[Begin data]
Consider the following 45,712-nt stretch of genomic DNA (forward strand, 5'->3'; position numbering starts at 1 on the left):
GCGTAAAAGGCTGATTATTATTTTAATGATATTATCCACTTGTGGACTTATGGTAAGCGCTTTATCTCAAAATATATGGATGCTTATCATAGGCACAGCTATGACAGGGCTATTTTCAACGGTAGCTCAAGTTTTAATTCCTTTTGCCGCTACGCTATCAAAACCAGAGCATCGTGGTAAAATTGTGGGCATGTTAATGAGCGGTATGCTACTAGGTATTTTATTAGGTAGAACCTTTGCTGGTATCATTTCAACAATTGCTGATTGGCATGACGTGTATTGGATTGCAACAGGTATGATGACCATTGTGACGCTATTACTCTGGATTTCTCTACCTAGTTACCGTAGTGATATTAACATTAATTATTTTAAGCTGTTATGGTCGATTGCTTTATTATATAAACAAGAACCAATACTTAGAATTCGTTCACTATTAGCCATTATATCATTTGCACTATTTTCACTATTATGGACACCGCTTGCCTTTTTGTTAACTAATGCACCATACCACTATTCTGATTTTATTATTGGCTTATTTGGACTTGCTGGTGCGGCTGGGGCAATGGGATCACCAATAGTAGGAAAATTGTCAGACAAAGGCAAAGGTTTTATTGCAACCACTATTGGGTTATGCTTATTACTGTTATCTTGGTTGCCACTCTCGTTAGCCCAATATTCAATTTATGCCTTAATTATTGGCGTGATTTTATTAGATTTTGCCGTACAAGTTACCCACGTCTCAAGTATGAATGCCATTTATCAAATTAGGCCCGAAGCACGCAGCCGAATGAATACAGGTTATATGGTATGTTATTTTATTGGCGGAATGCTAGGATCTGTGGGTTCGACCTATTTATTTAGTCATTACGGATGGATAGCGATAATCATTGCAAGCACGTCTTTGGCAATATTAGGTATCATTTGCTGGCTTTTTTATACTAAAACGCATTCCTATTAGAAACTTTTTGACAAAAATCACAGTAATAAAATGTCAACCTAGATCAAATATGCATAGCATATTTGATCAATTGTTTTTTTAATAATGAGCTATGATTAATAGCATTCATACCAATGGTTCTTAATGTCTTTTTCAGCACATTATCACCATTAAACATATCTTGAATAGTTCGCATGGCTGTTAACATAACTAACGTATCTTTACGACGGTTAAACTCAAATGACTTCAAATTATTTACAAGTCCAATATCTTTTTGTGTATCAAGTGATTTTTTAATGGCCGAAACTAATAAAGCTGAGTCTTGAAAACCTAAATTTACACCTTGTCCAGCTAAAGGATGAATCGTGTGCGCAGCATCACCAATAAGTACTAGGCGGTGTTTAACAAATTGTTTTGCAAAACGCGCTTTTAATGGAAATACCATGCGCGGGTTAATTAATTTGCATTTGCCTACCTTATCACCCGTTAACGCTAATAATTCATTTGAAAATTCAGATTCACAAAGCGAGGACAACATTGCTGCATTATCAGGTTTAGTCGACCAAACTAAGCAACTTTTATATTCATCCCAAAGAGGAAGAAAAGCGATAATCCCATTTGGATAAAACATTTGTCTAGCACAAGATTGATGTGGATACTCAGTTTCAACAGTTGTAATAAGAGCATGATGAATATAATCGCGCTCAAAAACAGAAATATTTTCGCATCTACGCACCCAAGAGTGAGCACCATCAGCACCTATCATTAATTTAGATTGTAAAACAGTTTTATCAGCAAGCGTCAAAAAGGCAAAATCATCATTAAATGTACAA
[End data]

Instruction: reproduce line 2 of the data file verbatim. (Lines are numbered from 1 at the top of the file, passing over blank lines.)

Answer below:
GCGTAAAAGGCTGATTATTATTTTAATGATATTATCCACTTGTGGACTTATGGTAAGCGCTTTATCTCAAAATATATGGATGCTTATCATAGGCACAGCTATGACAGGGCTATTTTCAACGGTAGCTCAAGTTTTAATTCCTTTTGCCGCTACGCTATCAAAACCAGAGCATCGTGGTAAAATTGTGGGCATGTTAATGAGCGGTATGCTACTAGGTATTTTATTAGGTAGAACCTTTGCTGGTATCATTTCAACAATTGCTGATTGGCATGACGTGTATTGGATTGCAACAGGTATGATGACCATTGTGACGCTATTACTCTGGATTTCTCTACCTAGTTACCGTAGTGATATTAACATTAATTATTTTAAGCTGTTATGGTCGATTGCTTTATTATATAAACAAGAACCAATACTTAGAATTCGTTCACTATTAGCCATTATATCATTTGCACTATTTTCACTATTATGGACACCGCTTGCCTTTTTGTTAACTAATGCACCATACCACTATTCTGATTTTATTATTGGCTTATTTGGACTTGCTGGTGCGGCTGGGGCAATGGGATCACCAATAGTAGGAAAATTGTCAGACAAAGGCAAAGGTTTTATTGCAACCACTATTGGGTTATGCTTATTACTGTTATCTTGGTTGCCACTCTCGTTAGCCCAATATTCAATTTATGCCTTAATTATTGGCGTGATTTTATTAGATTTTGCCGTACAAGTTACCCACGTCTCAAGTATGAATGCCATTTATCAAATTAGGCCCGAAGCACGCAGCCGAATGAATACAGGTTATATGGTATGTTATTTTATTGGCGGAATGCTAGGATCTGTGGGTTCGACCTATTTATTTAGTCATTACGGATGGATAGCGATAATCATTGCAAGCACGTCTTTGGCAATATTAGGTATCATTTGCTGGCTTTTTTATACTAAAACGCATTCCTATTAGAAACTTTTTGACAAAAATCACAGTAATAAAATGTCAACCTAGATCAAATATGCATAGCATATTTGATCAATTGTTTTTTTAATAATGAGCTATGATTAATAGCATTCATACCAATGGTTCTTAATGTCTTTTTCAGCACATTATCACCATTAAACATATCTTGAATAGTTCGCATGGCTGTTAACATAACTAACGTATCTTTACGACGGTTAAACTCAAATGACTTCAAATTATTTACAAGTCCAATATCTTTTTGTGTATCAAGTGATTTTTTAATGGCCGAAACTAATAAAGCTGAGTCTTGAAAACCTAAATTTACACCTTGTCCAGCTAAAGGATGAATCGTGTGCGCAGCATCACCAATAAGTACTAGGCGGTGTTTAACAAATTGTTTTGCAAAACGCGCTTTTAATGGAAATACCATGCGCGGGTTAATTAATTTGCATTTGCCTACCTTATCACCCGTTAACGCTAATAATTCATTTGAAAATTCAGATTCACAAAGCGAGGACAACATTGCTGCATTATCAGGTTTAGTCGACCAAACTAAGCAACTTTTATATTCATCCCAAAGAGGAAGAAAAGCGATAATCCCATTTGGATAAAACATTTGTCTAGCACAAGATTGATGTGGATACTCAGTTTCAACAGTTGTAATAAGAGCATGATGAATATAATCGCGCTCAAAAACAGAAATATTTTCGCATCTACGCACCCAAGAGTGAGCACCATCAGCACCTATCATTAATTTAGATTGTAAAACAGTTTTATCAGCAAGCGTCAAAAAGGCAAAATCATCATTAAATGTACAA